The Code Behind Paint Wars: Merging Functional and OOP

This post is the fourth in a series of posts about the code behindPaintWars. In this series, I will be talking about how the design and implementation of the game differed in C# and F#.  Along the way, I’ll also be talking about some of the fun and exciting features of the F# language and examine how they can be used to solve practical software problems. For a description of the game, see this post.

In my previous two PaintWars posts, I covered the design of Paint Wars from both an OOP and a functional standpoint. In this post, I’ll get practical and combine the two disciplines to produce a real result. We’ll use F# to do it because it excels at being multi-paradigm.

We’re going to dive right into code. I won’t go into details about the syntax here, but the code below forms the basis of all of the interactions in the game.

type IGameObject =
    abstract Id : Id
    abstract Position : Vector
    abstract Attackable : bool
    abstract Color : Color
    abstract Texture : Texture2D
    abstract DrawOffset : Vector
    abstract BoundingObject : BoundingObject option
    abstract Solid : bool
    abstract GetFrame : Time -> Rectangle
    abstract Update : GameState -> GameStateTransform List
    abstract ApplyTransform : GameState -> ObjectTransform -> IGameObject

The first thing that’s we define is an interface for game objects. This is similar to the abstract base class that we had in the OOP approach. The most important functions here are the Update and ApplyTransform functions since they are the plumbing for most of the engine. As you can infer from the interface definition, none these functions modify the state of the object.

and ObjectTransform = 
    | MoveAbsolute of Vector 
    | MoveRelative of Vector 
    | ChangeAnimation of Animation 
    | GetPickedUp of Color 
    | GetPutDown of Vector 
    | StartPickingUp 
    | StopPickingUp 
    | AcquireObject of IGameObject 
    | DropChildren 
    | TakeDamage of (Color * HitPoints) 
    | SetSpawnTicks of int 
    | SetPaintRechargeTime of Time 
    | Die 
    | WaitForNextSpawn 

Next we describe the set of transforms that can be applied to a GameObject. I talked about how the transforms work in the last post, but these transforms are used by a GameObject’s Update function to produce a new GameObject from an existing one. In the OOP approach, these ObjectTransforms would be Abstract methods on the base object.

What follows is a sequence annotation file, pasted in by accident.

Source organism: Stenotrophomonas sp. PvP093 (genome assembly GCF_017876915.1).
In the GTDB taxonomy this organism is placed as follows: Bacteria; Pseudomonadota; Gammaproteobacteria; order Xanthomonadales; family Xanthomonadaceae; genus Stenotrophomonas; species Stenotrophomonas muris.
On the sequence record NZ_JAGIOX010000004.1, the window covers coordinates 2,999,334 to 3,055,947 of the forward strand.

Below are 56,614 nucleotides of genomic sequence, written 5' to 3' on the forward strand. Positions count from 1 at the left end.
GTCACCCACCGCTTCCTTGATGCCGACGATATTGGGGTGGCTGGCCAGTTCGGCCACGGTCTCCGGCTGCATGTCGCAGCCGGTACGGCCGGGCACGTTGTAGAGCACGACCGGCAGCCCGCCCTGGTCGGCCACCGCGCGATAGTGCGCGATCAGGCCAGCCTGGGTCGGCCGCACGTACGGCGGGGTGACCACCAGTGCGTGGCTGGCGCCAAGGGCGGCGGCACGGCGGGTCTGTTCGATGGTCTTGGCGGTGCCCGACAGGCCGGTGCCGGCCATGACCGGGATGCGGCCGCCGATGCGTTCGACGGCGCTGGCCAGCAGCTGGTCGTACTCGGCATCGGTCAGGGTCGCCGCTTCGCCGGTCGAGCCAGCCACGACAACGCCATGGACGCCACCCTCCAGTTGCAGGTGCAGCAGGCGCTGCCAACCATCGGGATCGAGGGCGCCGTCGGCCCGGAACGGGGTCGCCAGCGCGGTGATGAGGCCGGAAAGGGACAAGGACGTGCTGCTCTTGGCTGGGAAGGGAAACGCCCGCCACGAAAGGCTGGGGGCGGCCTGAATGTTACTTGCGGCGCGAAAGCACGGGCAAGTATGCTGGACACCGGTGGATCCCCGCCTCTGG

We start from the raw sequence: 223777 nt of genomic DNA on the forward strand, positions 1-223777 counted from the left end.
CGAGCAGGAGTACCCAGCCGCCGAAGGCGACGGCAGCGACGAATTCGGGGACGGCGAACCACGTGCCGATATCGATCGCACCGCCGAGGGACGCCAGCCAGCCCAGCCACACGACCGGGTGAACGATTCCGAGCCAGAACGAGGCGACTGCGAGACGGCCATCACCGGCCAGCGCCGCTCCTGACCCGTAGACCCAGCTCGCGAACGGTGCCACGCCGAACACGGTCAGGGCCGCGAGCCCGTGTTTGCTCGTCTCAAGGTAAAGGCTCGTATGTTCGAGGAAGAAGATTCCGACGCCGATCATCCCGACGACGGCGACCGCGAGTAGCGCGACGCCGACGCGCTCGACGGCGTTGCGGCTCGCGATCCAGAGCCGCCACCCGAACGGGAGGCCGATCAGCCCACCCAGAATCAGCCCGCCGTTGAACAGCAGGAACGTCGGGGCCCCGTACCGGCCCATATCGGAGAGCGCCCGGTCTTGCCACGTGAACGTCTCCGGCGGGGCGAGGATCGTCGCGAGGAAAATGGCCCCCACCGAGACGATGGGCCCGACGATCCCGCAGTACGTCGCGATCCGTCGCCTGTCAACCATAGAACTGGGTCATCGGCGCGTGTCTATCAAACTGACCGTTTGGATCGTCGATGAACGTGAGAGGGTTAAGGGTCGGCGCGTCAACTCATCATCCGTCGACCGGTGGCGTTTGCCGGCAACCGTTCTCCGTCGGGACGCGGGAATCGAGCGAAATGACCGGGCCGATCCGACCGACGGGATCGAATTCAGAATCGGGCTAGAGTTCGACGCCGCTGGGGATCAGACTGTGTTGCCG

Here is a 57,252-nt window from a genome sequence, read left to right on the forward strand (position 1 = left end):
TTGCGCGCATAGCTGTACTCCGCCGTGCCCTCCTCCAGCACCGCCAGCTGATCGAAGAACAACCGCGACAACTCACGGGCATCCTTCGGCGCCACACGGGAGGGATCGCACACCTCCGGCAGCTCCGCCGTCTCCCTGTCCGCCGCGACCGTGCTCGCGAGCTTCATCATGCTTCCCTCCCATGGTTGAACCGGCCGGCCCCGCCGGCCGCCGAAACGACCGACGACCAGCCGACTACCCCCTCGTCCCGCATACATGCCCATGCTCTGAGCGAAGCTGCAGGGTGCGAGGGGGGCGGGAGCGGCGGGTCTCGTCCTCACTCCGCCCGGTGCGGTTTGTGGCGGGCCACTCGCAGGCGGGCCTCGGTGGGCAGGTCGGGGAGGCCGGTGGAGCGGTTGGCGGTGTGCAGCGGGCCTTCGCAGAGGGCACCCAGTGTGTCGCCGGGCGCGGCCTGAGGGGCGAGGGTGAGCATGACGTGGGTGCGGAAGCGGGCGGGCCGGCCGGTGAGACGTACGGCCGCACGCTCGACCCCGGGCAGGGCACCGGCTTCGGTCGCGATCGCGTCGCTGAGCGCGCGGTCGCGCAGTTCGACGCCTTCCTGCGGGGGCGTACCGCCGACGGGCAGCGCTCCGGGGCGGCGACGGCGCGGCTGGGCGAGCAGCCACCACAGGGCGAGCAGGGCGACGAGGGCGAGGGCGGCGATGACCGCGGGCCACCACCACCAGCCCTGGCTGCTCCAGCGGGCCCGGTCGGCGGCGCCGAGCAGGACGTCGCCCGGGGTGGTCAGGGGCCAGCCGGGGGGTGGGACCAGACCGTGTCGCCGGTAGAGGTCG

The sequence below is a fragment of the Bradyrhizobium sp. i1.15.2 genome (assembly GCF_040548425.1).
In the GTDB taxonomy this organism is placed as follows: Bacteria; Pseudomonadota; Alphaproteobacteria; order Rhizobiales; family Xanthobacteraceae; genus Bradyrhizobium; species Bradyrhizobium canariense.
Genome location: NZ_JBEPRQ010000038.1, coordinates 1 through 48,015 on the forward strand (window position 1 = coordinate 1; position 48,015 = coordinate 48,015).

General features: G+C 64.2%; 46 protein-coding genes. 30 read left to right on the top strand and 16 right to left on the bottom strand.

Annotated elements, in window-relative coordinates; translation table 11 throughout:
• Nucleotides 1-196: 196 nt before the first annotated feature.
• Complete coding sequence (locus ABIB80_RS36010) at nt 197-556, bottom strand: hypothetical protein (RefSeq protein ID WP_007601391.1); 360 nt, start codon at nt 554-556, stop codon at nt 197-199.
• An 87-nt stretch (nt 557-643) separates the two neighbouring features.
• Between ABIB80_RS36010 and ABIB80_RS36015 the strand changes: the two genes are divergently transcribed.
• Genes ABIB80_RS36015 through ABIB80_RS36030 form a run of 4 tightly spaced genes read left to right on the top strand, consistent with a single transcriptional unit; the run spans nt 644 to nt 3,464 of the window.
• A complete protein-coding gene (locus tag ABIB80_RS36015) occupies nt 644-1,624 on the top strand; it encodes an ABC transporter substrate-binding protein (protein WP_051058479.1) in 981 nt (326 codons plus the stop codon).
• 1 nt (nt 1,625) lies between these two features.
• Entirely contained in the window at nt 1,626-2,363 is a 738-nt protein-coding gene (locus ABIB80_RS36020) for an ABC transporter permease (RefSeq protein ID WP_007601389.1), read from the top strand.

and GameState = 
    { PlayingArea : Rectangle 
      ObjectsById: Dictionary<int, IGameObject> 
      Partition : PartitionElement 
      Canvas : Canvas 
      CanvasState: CanvasState 
      PaintList : PaintableGameObject List 
      TimeSinceLastState : Time 
      Time: Time } 

The next thing that we define is the GameState record. This contains the state of the game before and after an update. Most of the members should be self explanatory, The Canvas, CanvasState, and PaintList all deal with how the paint gets drawn on the map, and the Partition member deals with the spatial partitioning algorithm used for collision detection. We’ll ignore those for the purpose of this post. Also of interest is the ObjectsByID dictionary. It’s mutable for performance reasons, but an immutable container would work if we wanted to stay pure.

and GameStateTransform =
    | AreaOfEffect of (BoundingObject * ObjectTransform)
    | ById of (Id * ObjectTransform)
    | Remove of Id
    | Add of IGameObject
    | Paint of PaintableGameObject

Finally, we define the GameStateTransform type which lists all of the transforms that can be performed on a GameState.

state.ObjectsById.Values
|> ParallelSeq.map (fun gameObject -> gameObject.Update state)
|> Seq.reduce (fun currentList toAppend -> currentList @ toAppend)
|> Seq.fold ApplyTransform state

Now we get to the fun part. After doing all the hard work of defining the above types and the IGameObject implementors, we can run them with the above code. Let’s go line by line to explain exactly what is happening.

|> ParallelSeq.map (fun gameObject -> gameObject.Update state)

This bit of code generates a list of list of GameStateTransforms from the list of objects on the previous state. As described in the last post, we can do this in parallel since none of the generator functions share any mutable state. Note that the ParallelSeq function is just a wrapper around map/select in the Task Parallel Library.

|> Seq.reduce (fun currentList toAppend -> currentList @ toAppend)

This line just transforms the list of lists into a flat list of GameStateTransforms.

|> Seq.fold ApplyTransform state

Lastly, we just apply each transform to the GameState to produce our state for the next frame of gameplay. The ApplyTransform function is defined elsewhere, but as it’s name indicates, all it does is apply a GameStateTransform to a Gamestate to produce an updated GameState.

Although there is a lot of other code in the PaintWars project, most of the engine is written out above. It is possible to write in such a small space because F# code can be both terse and multi-paradigm. This combination is also one of the reasons that F# is such a fun language to program in.

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